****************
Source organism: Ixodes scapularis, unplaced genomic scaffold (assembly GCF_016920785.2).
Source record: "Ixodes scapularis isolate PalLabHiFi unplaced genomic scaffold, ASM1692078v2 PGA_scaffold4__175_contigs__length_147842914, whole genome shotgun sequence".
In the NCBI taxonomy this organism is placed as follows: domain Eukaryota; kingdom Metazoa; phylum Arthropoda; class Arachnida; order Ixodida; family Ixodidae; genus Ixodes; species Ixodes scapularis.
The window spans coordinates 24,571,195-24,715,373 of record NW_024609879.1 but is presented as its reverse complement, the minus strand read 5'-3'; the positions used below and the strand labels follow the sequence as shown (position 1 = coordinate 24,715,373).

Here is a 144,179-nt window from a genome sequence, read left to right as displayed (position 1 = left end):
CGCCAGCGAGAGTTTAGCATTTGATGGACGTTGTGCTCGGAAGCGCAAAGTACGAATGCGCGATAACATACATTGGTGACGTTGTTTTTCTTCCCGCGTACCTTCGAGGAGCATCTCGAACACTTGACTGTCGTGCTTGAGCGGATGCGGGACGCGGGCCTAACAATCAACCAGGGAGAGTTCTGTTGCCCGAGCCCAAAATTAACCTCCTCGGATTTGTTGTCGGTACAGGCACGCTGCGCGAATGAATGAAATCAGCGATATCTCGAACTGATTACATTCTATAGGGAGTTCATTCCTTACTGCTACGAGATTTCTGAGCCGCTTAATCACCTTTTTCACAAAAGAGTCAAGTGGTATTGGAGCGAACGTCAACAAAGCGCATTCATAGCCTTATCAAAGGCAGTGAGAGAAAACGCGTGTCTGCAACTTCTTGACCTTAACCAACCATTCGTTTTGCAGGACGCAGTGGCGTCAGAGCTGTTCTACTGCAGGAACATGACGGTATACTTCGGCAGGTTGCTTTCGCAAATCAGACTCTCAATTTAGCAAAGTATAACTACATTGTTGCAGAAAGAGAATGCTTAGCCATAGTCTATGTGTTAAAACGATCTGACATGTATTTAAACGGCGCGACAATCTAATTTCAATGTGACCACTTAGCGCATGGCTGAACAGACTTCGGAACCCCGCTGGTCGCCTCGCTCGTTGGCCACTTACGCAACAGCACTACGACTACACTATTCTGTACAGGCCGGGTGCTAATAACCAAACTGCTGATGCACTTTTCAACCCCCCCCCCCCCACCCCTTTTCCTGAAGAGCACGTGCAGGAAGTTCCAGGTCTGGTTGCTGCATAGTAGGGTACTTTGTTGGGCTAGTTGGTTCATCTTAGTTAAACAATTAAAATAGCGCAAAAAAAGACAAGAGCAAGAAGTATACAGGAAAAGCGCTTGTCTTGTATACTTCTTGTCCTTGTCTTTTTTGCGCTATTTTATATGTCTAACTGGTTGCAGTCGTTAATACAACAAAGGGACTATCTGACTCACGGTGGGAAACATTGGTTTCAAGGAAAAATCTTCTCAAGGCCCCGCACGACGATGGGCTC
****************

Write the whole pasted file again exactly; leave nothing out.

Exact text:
Source organism: Ixodes scapularis, unplaced genomic scaffold (assembly GCF_016920785.2).
Source record: "Ixodes scapularis isolate PalLabHiFi unplaced genomic scaffold, ASM1692078v2 PGA_scaffold4__175_contigs__length_147842914, whole genome shotgun sequence".
In the NCBI taxonomy this organism is placed as follows: domain Eukaryota; kingdom Metazoa; phylum Arthropoda; class Arachnida; order Ixodida; family Ixodidae; genus Ixodes; species Ixodes scapularis.
The window spans coordinates 24,571,195-24,715,373 of record NW_024609879.1 but is presented as its reverse complement, the minus strand read 5'-3'; the positions used below and the strand labels follow the sequence as shown (position 1 = coordinate 24,715,373).

Here is a 144,179-nt window from a genome sequence, read left to right as displayed (position 1 = left end):
CGCCAGCGAGAGTTTAGCATTTGATGGACGTTGTGCTCGGAAGCGCAAAGTACGAATGCGCGATAACATACATTGGTGACGTTGTTTTTCTTCCCGCGTACCTTCGAGGAGCATCTCGAACACTTGACTGTCGTGCTTGAGCGGATGCGGGACGCGGGCCTAACAATCAACCAGGGAGAGTTCTGTTGCCCGAGCCCAAAATTAACCTCCTCGGATTTGTTGTCGGTACAGGCACGCTGCGCGAATGAATGAAATCAGCGATATCTCGAACTGATTACATTCTATAGGGAGTTCATTCCTTACTGCTACGAGATTTCTGAGCCGCTTAATCACCTTTTTCACAAAAGAGTCAAGTGGTATTGGAGCGAACGTCAACAAAGCGCATTCATAGCCTTATCAAAGGCAGTGAGAGAAAACGCGTGTCTGCAACTTCTTGACCTTAACCAACCATTCGTTTTGCAGGACGCAGTGGCGTCAGAGCTGTTCTACTGCAGGAACATGACGGTATACTTCGGCAGGTTGCTTTCGCAAATCAGACTCTCAATTTAGCAAAGTATAACTACATTGTTGCAGAAAGAGAATGCTTAGCCATAGTCTATGTGTTAAAACGATCTGACATGTATTTAAACGGCGCGACAATCTAATTTCAATGTGACCACTTAGCGCATGGCTGAACAGACTTCGGAACCCCGCTGGTCGCCTCGCTCGTTGGCCACTTACGCAACAGCACTACGACTACACTATTCTGTACAGGCCGGGTGCTAATAACCAAACTGCTGATGCACTTTTCAACCCCCCCCCCCCCACCCCTTTTCCTGAAGAGCACGTGCAGGAAGTTCCAGGTCTGGTTGCTGCATAGTAGGGTACTTTGTTGGGCTAGTTGGTTCATCTTAGTTAAACAATTAAAATAGCGCAAAAAAAGACAAGAGCAAGAAGTATACAGGAAAAGCGCTTGTCTTGTATACTTCTTGTCCTTGTCTTTTTTGCGCTATTTTATATGTCTAACTGGTTGCAGTCGTTAATACAACAAAGGGACTATCTGACTCACGGTGGGAAACATTGGTTTCAAGGAAAAATCTTCTCAAGGCCCCGCACGACGATGGGCTC